by Anbara Salam
Berkley. 336 pages, $26.
THE TITLE is intriguing. Bella donna means “beautiful woman” in Italian and is ultimately derived from the Indo-European term for blossom. By the 16th century, “belladonna” as a single word meant nightshade, a poisonous plant with glossy berries, the juice of which was used to dilate women’s eyes for cosmetic effect. The same plant yields medicinal extracts that can block the nervous system to allay motion sickness. Consuming belladonna can kill you, but its extract might settle your nausea. Right from the start, the title of this engrossing coming-of-age novel implies love’s potential for both healing and upsetting.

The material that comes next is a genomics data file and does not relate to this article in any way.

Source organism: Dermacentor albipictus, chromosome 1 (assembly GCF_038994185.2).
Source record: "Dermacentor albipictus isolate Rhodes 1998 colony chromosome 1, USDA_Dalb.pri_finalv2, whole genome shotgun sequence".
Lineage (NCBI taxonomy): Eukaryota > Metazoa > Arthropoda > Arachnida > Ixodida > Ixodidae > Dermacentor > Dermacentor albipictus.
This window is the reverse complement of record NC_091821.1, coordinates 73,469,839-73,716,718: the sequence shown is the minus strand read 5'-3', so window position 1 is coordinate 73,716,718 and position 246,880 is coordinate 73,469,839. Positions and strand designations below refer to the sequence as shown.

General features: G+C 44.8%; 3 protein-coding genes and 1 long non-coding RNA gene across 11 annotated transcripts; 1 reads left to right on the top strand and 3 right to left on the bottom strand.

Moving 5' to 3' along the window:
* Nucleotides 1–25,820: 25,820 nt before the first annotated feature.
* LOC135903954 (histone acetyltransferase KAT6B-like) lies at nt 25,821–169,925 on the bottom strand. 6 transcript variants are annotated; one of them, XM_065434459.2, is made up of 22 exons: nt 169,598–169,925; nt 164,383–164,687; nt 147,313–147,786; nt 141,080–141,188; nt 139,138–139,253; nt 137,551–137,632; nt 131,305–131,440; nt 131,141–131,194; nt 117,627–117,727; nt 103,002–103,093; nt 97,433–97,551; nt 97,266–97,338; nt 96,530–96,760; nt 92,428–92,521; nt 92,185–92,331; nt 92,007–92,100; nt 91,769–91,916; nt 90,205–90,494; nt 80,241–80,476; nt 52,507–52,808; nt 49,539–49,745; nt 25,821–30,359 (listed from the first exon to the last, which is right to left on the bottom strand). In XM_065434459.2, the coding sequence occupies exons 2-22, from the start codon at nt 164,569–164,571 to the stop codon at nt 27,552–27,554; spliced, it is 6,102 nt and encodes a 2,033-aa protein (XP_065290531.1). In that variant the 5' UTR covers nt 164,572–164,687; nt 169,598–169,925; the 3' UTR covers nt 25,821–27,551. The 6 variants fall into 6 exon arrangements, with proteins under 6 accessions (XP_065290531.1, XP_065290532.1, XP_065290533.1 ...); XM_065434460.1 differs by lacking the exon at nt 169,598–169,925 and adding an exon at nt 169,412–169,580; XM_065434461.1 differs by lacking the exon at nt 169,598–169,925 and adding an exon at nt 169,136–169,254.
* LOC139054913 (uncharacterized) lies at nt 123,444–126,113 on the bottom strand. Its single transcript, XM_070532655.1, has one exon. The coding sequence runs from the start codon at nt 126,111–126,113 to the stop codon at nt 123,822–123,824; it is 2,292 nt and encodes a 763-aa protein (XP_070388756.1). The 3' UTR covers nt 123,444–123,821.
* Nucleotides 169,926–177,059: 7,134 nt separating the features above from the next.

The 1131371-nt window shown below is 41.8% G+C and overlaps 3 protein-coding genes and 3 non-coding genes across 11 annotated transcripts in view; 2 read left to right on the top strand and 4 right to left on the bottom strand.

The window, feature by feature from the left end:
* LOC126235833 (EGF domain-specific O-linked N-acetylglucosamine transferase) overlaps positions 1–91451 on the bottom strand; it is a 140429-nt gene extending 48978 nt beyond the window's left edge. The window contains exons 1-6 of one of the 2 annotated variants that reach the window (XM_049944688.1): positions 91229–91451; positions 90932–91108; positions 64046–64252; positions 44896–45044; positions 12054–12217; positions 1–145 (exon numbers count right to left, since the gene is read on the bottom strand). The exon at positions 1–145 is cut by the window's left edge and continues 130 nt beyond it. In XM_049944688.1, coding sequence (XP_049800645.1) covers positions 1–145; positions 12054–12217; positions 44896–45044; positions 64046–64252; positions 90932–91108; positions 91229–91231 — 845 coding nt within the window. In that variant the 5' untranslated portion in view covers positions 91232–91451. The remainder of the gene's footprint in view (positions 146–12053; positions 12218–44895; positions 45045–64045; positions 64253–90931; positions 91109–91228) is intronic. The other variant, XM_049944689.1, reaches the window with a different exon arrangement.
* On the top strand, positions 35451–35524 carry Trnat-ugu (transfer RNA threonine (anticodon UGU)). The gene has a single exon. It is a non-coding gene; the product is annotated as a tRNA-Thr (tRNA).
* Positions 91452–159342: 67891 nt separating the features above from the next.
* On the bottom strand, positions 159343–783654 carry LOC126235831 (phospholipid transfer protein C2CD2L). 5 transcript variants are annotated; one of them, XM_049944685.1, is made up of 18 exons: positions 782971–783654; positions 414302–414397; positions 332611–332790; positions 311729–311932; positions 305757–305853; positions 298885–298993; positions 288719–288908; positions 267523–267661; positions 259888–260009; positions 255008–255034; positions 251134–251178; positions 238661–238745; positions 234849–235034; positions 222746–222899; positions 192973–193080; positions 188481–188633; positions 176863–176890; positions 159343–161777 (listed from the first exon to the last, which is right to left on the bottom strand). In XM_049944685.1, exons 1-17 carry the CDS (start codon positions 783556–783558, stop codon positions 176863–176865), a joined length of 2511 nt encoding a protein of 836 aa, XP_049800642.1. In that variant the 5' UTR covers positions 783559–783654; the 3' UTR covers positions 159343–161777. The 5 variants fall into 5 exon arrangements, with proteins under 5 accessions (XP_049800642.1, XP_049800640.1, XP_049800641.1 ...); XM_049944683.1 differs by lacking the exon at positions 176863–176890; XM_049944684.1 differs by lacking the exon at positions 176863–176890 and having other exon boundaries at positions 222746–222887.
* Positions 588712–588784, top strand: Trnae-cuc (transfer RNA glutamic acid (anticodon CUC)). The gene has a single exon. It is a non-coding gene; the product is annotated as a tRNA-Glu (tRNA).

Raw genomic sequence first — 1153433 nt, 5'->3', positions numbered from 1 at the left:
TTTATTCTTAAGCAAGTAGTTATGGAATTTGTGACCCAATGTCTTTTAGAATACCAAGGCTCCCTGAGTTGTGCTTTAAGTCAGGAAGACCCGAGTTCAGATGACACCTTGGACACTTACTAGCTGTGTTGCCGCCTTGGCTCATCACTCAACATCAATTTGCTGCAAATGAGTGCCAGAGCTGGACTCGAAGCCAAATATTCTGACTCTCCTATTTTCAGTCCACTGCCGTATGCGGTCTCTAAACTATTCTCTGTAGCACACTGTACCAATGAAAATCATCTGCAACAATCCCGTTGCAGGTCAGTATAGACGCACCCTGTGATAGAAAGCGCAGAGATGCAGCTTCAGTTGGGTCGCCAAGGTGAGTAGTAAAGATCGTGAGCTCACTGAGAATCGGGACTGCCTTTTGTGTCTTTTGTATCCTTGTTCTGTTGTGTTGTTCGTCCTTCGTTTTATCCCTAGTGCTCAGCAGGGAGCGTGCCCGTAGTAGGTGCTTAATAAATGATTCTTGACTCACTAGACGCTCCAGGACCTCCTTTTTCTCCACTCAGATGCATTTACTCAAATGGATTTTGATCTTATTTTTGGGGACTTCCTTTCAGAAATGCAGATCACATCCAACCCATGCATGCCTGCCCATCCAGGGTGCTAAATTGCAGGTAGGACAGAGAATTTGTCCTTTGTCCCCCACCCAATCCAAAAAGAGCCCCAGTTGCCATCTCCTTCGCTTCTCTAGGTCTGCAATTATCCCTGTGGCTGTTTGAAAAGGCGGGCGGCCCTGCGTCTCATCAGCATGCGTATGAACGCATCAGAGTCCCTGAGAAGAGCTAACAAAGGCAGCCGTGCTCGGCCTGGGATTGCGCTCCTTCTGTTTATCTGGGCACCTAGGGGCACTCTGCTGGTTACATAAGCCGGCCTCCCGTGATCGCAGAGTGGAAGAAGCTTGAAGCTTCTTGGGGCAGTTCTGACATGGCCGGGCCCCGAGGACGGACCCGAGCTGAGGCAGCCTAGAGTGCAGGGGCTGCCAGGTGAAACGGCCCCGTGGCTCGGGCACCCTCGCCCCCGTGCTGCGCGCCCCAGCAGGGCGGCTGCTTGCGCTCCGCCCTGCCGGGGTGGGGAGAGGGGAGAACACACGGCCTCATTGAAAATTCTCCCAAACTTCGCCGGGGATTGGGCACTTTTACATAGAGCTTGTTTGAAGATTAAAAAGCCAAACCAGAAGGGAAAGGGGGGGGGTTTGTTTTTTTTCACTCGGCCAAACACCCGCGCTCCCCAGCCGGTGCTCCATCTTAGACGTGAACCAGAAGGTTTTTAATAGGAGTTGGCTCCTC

Author Anbara Salam grew up in London, studied in Beirut and York, England, and earned a doctorate in theology at Oxford, where she is currently a research associate. She’s the daughter of a Scottish mother and Palestinian father and the great-granddaughter of feminist author and translator Anbara Salam Khalidi, reportedly the first Muslim woman in Lebanon to remove her hijab in public. Belladonna is Salam’s second novel.
Much of the story takes place at an art academy in northern Italy, with intersecting scenes in coastal Connecticut.
Rosemary Booth is a writer and photographer based in Cambridge, Massachusetts.